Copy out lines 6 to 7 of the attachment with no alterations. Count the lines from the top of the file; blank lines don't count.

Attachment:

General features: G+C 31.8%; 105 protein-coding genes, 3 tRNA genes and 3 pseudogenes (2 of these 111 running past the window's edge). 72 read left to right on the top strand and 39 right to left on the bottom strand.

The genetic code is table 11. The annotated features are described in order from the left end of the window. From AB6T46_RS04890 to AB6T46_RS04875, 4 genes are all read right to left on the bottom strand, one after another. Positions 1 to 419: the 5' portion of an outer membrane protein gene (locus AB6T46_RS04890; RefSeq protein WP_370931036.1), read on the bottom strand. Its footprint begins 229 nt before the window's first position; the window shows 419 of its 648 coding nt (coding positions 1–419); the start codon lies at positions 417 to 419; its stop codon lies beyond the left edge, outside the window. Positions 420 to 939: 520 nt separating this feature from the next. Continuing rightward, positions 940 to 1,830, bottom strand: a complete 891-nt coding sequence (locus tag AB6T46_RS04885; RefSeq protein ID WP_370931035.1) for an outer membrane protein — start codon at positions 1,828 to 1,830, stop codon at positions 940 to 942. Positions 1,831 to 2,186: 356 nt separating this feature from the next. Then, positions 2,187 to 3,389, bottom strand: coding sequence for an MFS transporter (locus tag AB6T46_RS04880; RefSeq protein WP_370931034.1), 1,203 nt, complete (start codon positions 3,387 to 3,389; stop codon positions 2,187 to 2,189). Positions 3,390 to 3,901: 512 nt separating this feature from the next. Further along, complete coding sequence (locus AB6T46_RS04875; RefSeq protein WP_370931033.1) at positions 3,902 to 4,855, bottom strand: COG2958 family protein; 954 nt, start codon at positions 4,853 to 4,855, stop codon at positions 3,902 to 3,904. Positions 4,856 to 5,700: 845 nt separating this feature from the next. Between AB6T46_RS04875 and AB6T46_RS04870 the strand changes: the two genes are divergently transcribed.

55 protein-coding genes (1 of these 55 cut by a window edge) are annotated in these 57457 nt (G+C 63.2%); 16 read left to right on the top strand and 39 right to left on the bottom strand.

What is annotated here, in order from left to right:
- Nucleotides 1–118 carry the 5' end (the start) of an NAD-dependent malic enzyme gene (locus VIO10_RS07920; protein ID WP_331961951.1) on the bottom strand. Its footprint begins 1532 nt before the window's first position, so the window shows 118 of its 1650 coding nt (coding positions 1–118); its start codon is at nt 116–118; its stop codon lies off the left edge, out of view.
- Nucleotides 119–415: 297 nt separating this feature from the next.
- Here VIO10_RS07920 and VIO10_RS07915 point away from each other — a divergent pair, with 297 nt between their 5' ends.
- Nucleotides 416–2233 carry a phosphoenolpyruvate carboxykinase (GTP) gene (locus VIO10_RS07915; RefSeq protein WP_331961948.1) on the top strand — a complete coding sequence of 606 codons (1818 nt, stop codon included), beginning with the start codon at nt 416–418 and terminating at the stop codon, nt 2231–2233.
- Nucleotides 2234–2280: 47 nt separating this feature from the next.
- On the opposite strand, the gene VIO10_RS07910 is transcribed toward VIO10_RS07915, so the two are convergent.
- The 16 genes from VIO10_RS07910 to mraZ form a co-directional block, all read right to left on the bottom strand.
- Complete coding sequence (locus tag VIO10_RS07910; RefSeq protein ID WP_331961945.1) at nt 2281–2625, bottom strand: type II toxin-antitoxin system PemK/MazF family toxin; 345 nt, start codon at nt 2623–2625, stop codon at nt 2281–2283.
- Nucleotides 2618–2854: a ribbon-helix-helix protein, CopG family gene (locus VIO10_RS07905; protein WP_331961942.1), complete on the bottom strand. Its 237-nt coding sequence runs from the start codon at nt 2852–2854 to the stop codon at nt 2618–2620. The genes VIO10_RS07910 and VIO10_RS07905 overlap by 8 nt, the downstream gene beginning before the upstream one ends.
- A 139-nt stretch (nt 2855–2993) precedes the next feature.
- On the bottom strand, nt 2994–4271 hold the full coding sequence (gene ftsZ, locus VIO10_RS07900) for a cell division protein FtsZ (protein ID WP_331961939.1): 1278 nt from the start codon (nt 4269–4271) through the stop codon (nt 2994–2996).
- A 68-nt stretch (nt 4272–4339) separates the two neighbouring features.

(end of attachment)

- Nucleotides 119–415: 297 nt separating this feature from the next.
- Here VIO10_RS07920 and VIO10_RS07915 point away from each other — a divergent pair, with 297 nt between their 5' ends.